It was the former home of Mary Leadbeater, a local diarist, and is now a Quaker Museum. The Quaker School is proposed for demolition in order to make way for a Glanbia development in the centre of the town.The Journal.ie - Old Quaker School

Pupils came from as far away as Bordeaux, Jamaica and Norway to stay and study in the school, staying in a row of houses in the village whose attics had been knocked into one long room.

The Quaker School in Ballitore, County Kildare, was begun in 1728 by Abraham Shakleton, a young Yorkshireman. It continued for over one hundred years, educating around 1,000 pupils, many of whom left their mark on Irish and British history.

Associated names

World War 1 casualties

  • Sergeant James Merrins, 38 died 29/11/1917; Royal Dublin Fusiliers, 2nd Btn. - Awarded M M and Bar. Commemerated at St. Leger British Cemetery - son of Mrs. Margaret Merrins of Ballitore, County Kildare.
  • Private Andrew Delaney, 35 died 31/05/1915; Royal Medical Corps, 13th Field Ambulance - Commemorated at Crookstown Catholic Churchyard. Husband of Elizabeth Mackey (formerly Delaney), of Ballitore, County Kildare.

Historical Buildings and Places

//s3.amazonaws.com/photos.geni.com/p13/68/c4/21/85/5344483ec77e488d/ballitore_house_original.jpgBallitore House 1870-1890 - Detached five-bay two-storey double-pile house, c.1850 symmetrically-planned house, built by the Shakleton family in the late 17nth/early 18th centuries, rebuilt in the 19th century, and rebuilt once more in the early 20th century following an extensive fire. Although now disused and in an advanced state of dereliction, the house retains much of its original form, and some of its original features and materials, including the remains of timber sash fenestration, a decorative doorcase with timber fittings, and a slate roof having cast-iron rainwater goods. Set back from the road in its own grounds, the house is complemented by an attractive outbuilding - originally one of a group that has been substantially reduced over the years - together with a now overgrown walled garden.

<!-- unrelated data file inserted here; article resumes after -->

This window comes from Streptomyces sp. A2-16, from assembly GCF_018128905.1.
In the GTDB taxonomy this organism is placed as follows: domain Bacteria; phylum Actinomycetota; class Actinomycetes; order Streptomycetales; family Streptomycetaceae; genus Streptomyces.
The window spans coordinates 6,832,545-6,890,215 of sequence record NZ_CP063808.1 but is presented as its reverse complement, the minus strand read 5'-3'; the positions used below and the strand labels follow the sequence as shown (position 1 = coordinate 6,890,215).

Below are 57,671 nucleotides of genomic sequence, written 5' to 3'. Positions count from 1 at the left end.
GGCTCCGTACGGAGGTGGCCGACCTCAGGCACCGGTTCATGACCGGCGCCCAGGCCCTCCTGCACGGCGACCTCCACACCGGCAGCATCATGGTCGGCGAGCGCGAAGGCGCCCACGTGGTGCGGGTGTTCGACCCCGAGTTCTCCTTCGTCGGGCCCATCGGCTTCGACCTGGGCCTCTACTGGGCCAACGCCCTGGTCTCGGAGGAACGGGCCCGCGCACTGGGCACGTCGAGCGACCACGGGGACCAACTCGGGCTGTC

National Inventory of Architectural Heritage


//s3.amazonaws.com/photos.geni.com/p13/ea/f6/d5/49/5344483ec77e488e/ballitore_mill_original.jpgBallitore Mills ruin - Detached nine-bay four- and six-storey double-pile rubble stone former mill, dated 1834. Composed of solid walls with diminutive openings (representing a traditional practise that provided a cool, dry atmosphere for the storage of grain or flour). Now in ruins but retaining most of its original form.

National Inventory of Architectural Heritage
]


Ballitore Quaker School (details above)
also known as Eton of Ireland"